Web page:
Examples from Germany and opportunities for Australia
L.M. Ehrenfried, G. Vietz, K. Whiteoak
Publication Date (Web): 21 February 2018

The world’s populations are flocking to cities. In Australia, more than 90% of the population now live in cities and this is growing at a rate of 1.6% per year (ABS 2008). This growth has significant implications for the urban landscape. One of the greatest challenges for managing the changing urban landscape is dealing with water, particularly the excess stormwater runoff from increasingly impervious areas, transferred directly to streams through the expanding drainage network. Conventional stormwater management can lead to increases in stormwater volume of up to ten times, which leads to myriad impacts including flooding of houses, roads and infrastructure, degradation of stream channels and ecosystems, decreased replenishment of aquifers, and greater pollution of streams and bays. In Australia, the mechanisms currently employed to combat these impacts are failing to engender change. How can better stormwater management be incentivised to reduce these impacts? 

Currently, the stormwater charge in Melbourne is charged irrespective of how much stormwater is generated by the property (as a fixed fee for residential, and based on property value for non-residential). The Victorian Government has, in its recent Water Plan, recognised that to complement existing provisions and regulations, stormwater management needs to be “improved by finding the best mix of legislative regulatory, financial and market-based incentives” (VicGov 2016). One possible solution could be to provide a financial incentive and simultaneously increase public awareness of the impacts of imperviousness, following the adage “if you can measure it, you can manage it”. Whilst true for drinking water, where smart meters are increasingly introduced to manage demand, could the same principles apply to stormwater runoff?
We examine a new approach to measure the impact of development on stormwater runoff through an imperviousness fee that would be calculated for each property, reflecting its impervious surfaces and the stormwater runoff it generates. Imperviousness fees have been introduced across Germany since the mid-1990s, following court rulings that deemed the previous charging approach as unfair, and implementing a “polluter pays” approach with an imperviousness fee. Four case studies are presented from different regions and cities of varying sizes (Hamburg, Munich, Dresden, and townships in the State of Baden-Wuerttemberg). Each application varies in the approach to implementation of the fee. Yet, a common thread is that post-implementation in all case studies observed improvements to their stormwater management situation, including reduced imperviousness, better data for modelling, and reduced flooding. For example, in the city of Munich, since 1995, over 4.5 Million square meters of imperviousness has been removed, resulting in a 3000 ML/year runoff reduction. In Baden-Wuerttemberg, within 2 years of the introduction of the fee, a qualitative survey found that 48% of townships perceived some decrease in imperviousness, with 11% reporting a high decrease. The reduction in imperviousness has been achieved through increasing pervious pavings, implementation of rainwater tanks, and green roofs.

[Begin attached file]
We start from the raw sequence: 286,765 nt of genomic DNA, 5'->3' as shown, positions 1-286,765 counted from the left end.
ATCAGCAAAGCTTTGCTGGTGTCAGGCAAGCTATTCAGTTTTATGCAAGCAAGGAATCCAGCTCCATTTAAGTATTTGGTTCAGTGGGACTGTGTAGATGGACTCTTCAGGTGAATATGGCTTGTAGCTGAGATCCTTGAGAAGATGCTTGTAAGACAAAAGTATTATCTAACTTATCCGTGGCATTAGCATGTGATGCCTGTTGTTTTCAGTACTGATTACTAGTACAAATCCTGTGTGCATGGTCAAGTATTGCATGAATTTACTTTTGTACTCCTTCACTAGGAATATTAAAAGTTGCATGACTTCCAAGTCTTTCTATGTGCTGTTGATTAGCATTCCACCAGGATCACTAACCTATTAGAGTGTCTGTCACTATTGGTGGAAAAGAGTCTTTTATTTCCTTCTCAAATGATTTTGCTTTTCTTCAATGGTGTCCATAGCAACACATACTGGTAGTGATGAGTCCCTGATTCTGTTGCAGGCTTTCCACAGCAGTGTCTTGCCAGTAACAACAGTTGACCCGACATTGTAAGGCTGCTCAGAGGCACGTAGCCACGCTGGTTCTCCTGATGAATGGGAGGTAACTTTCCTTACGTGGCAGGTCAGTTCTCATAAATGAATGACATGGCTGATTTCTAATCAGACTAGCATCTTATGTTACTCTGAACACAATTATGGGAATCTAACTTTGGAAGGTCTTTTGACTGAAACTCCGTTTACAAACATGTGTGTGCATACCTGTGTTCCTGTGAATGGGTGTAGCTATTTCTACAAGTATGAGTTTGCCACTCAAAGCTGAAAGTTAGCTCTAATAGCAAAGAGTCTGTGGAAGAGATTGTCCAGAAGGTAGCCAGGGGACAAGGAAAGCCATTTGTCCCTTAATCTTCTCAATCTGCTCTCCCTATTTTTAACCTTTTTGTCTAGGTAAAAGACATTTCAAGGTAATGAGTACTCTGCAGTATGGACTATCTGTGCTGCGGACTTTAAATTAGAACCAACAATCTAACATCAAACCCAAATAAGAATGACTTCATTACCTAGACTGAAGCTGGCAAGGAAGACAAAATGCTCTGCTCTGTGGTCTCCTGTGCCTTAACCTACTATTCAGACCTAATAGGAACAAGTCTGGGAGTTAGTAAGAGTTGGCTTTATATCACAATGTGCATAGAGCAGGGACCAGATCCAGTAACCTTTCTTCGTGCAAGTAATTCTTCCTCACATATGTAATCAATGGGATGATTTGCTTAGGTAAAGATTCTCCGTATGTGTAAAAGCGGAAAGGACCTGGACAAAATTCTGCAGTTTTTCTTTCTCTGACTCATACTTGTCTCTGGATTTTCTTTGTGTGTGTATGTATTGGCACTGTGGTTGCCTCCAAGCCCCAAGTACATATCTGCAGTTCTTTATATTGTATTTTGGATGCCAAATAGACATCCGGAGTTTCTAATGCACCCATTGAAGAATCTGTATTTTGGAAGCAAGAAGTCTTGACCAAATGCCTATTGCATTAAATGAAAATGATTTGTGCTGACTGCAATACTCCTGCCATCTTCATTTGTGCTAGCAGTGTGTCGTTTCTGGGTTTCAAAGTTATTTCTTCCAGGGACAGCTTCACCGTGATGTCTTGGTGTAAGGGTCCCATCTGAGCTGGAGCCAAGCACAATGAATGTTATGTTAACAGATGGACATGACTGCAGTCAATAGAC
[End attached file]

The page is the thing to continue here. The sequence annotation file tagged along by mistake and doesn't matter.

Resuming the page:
What could the introduction of an imperviousness fee mean for Australian cities? Economically, the benefits could include reduced investment in drainage infrastructure, reduced potable water charges due to supply from rainwater tanks, and associated energy-savings from the cooling of green roofs, reducing energy demand during the summer period by up to 40% (Spala 2008). Stormwater control measures can reduce flooded areas by up to 40% for medium frequency events (Burns et al. 2015). Socially and environmentally, benefits include urban cooling, and amenity from increased watering of local parks (e.g. with the use of harvested stormwater). In flow-stressed waterways a reduction of current runoff can improve the ecology and geomorphology of streams, with improved water quality providing for healthier ecosystems and communities. Increased parks and healthy waterways have been found to increase nearby house prices by up to 5%, all of which can offset the initial increased cost to residents (Mekala 2015). This makes a strong business case for implementing an imperviousness fee in Australia. 

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